The land is open, vast and the beauty is dramatic. Snow covered peaks frame the landscape and Route 93 runs the length of several valleys and crosses a few ranges. It is a lovely path to meander on the way to Las Vegas and points beyond.

Pony Express Rider
The Pony Express crossed northern
Nevada on the way to Sacremento.
Lincoln Highway Marker
The Lincoln Highway - the first transcontinental
federal highway also passed through here.
 
KOA camping in Ely Nevada
Days End - Camping at KOA in Ely, Nevada
Outdoor Cooking
Steak and potatos over a sagebrush fire
 
Ward Charcoal Ovens
Ward Charcoal Ovens
March 9th, 2017

Just outside of Ely is Ward Charcoal Ovens State Park. That was my first stop after thawing out and wolfing down a warm breakfast of fried eggs, toasted bagel and tea. There was ice on the tent walls and my toes remained frozen for an hour or more. A warm shower after breakfast thawed them and refreshed me. I then worked on this page for two hours and by lunch the temperature outside had climbed to 50 degrees Fahrenheit. Balmy by Montana standards.

The ovens were built to slowly burn wood and turn it into charcoal for a nearby silver mine. The entire operation was soon displaced by the railroad which made coke, a product made from coal, cheaper. Capitalist creative destruction we call it now. Progress dooms one company while opening opportunities for another. The ovens were not used much and thus are remakably well preserved. The state park also offers camping and about a mile away is a privately owned general store. The view is beautiful and the gravel roads are good.

 
Wheeler Peak
Wheeler Peak - 13,063 feet
Great Basin National Park
Route 50 Wheeler Peak
Route 50 and Wheeler Peak
 
Mountain Roads
Dozens of unmarked dirt roads
lead into the Nevada wilderness
Route 50 Wheeler Peak
Another wonderful day ends. I camp at
Cathedral Gorge State Park in Nevada
 
Juniper Loop Trail
An early morning hike
March 10th, 2017

Ice once again coated the inside of my tent and my feet were cold. Determined to warm up I vowed to go hiking right after breakfast. I rose early and heated some tea and toasted a bagel over the propane camp stove. Then, just as a pale and cold sun was breaking over the eastern cliffs I set out on the Juniper Loop trail. My feet were numb but started to tingle. A good sign I thought as an early morning jackrabbit crossed my path.

Cathedral Gorge State Park is placed amongst eroding clay, volcanic ash and limestone hills. The reddish orange is mainly Bentonite clay and it easily erodes via water and wind. I followed a desert wash for about a mile along a marked trail. Gradually the wash narrowed and eventually I found myself in small canyons. That was when the sights really started to become interesting.

Bentonite Hill
A Yucca plant thrives next to
an eroding Bentonite hill
Erdoed Bentonite hill
Big hills rapidly erode to form
smaller Bentonite hills
 
Layers in the hills
Note the different layers of rock
for both hills.
Alluvial Fans
Alluvial fans from an eroding gravel and
volcanic ash layer. A mini Death Valley sight.
 
The rocks reveal their story
The rocks talk to me...
Note the fine layers and vegatation.

I love a mystery and I really enjoy listening to the landscape. Rocks have a story to tell and these hills and I chatted all morning. The fine layers of sand and clay indicated that a shallow lake was once here. Gradually it filled in with sediments and then during a violent volcanic outburst received a layer of ash and basalt gravel. Over that another lake formed which was also slowly filled in. Eventually ocean waters covered the lake and limestone formed from layers of dead marine life and shells.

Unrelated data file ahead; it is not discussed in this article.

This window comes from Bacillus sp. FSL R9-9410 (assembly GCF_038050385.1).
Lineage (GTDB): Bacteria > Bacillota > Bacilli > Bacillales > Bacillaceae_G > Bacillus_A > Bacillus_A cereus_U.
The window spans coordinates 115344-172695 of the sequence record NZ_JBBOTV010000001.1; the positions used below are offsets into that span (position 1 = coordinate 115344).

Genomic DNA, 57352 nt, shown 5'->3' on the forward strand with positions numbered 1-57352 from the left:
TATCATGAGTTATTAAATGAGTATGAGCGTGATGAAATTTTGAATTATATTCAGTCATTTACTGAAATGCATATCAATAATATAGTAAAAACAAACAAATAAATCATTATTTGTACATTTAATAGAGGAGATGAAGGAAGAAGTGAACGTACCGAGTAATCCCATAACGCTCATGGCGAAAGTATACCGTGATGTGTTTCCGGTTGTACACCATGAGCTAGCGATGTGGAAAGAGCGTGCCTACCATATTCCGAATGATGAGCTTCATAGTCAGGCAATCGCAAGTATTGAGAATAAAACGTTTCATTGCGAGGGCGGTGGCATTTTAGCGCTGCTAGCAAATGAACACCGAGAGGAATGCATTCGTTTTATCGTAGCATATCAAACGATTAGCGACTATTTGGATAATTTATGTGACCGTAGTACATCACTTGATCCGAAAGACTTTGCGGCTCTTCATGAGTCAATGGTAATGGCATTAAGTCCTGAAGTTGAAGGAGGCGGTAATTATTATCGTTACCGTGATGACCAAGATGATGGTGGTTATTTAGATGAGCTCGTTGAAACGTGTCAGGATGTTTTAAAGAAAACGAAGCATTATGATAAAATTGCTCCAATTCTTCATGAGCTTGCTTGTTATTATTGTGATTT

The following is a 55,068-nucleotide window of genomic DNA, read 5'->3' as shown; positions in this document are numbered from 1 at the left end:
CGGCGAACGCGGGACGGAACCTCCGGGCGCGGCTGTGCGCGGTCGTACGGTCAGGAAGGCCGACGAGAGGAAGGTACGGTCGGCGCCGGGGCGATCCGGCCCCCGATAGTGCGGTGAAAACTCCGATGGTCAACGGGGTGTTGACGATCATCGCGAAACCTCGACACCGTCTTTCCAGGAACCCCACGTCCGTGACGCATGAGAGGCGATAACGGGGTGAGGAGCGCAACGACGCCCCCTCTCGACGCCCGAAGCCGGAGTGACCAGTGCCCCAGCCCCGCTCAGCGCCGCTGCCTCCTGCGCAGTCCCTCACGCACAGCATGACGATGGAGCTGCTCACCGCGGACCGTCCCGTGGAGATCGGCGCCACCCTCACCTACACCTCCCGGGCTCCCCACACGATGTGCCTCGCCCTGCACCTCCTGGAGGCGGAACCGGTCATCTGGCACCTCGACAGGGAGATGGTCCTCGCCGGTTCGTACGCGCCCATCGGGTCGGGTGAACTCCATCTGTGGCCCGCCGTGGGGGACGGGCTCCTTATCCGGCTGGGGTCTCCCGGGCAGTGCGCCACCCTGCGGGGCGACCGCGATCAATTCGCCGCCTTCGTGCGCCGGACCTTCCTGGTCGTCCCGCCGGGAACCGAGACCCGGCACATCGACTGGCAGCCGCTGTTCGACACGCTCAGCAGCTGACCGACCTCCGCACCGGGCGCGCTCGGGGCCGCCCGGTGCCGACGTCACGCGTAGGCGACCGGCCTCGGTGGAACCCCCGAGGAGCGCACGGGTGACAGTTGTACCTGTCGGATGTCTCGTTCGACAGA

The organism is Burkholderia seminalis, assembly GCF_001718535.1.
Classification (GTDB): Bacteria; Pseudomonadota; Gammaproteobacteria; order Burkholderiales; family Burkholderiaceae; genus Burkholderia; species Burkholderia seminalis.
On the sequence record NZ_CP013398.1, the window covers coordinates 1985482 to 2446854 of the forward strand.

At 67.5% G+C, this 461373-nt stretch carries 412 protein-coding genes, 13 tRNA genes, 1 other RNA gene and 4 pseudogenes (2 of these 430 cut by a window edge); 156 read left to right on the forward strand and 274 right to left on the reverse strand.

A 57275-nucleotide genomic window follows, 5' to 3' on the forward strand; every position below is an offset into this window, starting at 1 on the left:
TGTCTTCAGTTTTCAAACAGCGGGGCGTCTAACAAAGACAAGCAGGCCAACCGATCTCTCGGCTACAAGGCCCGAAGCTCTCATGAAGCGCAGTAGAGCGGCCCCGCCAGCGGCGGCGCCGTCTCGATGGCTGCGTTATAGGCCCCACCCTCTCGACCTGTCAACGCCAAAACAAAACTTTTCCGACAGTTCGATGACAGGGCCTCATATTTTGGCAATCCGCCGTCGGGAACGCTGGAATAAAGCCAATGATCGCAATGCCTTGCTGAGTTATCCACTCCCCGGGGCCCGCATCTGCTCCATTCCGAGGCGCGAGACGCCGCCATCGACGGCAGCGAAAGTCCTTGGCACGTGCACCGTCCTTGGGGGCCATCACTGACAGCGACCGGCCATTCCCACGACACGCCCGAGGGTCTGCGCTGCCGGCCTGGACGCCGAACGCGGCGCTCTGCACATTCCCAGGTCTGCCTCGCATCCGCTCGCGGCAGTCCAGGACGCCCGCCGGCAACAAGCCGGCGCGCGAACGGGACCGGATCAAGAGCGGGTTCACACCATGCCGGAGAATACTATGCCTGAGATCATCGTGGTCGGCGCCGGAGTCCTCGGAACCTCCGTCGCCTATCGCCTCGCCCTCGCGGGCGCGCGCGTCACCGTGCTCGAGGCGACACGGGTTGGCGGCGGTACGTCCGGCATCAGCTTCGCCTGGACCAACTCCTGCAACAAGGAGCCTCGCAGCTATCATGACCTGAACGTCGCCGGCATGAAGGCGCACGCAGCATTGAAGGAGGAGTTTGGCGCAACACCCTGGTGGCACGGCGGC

Note the grey layer of rock in the upper right hand corner of the photo. That is hard limestone and erodes far more slowly than the soft layers of lakebed clay. Note how vegatation gains a foothold on relatively uneroded soils just beneath the limestone layer. The clay layers erode too quickly for plants to stay long. The valley floor is covered with eroded clays that recently washed down from the red hills.

 
Limestone Cap Rock
A limestone cap rock layer
impedes underlying clay and ash erosion.
Hoo-doo
Fertility goddess was here!
Hoo-doo is the geological term
 
More Hoo-Doos
Hoo-Doos are erosional formations that
have a hard cap rock and softer layers below.
Limestone Block
A limestone block rests high above ever
narrowing canyon washes.
 
View of Cathedral Gorge
View of Cathadrel Gorge

I climbed almost to the limestone cap layer by simply following ever narrowing washes through the eroded clay hills. I was careful not to walk on the fragile and sun baked desert surface. A new rain will erase my wash footprints but desert surface ones will stay for much longer.

I followed the wash back down and to the other side of the park. There the hills were eroded in a sharper and more gothic looking pattern. I suspect the rain fell almost straight down on the hills here as opposed to running over the limestone cap and slowly eroding away the other side. Few washes intertwined these hills; most of the erosion was almost straight down.

Sharply eroded hill
A sharply eroded hill with a small
limestone cap above.
Gothic Spires of Clay
Looks like Notre Dame in Paris?
Gothic spires rise towards heaven.
 
A Chorus of gothic spires
A chorus of gothic spires
near the park picnic area.
CCC Water Tower
A water tower built by the Civilian
Conservation Corps in the 1930's.

Email, bookmark or share this page with others...

Click on the "ADD THIS" button to:

Bookmark and Share

Please share your thoughts with Tim and other readers...

What do you think of this page? How can it be improved? Do you have questions about its content? Share your thoughts with Tim and other readers by clicking on "Leave a message". I read every message and will respond if you have a question.


comments powered by Disqus
Current weather and the forecast for Tim's home in Emigrant, Montana in America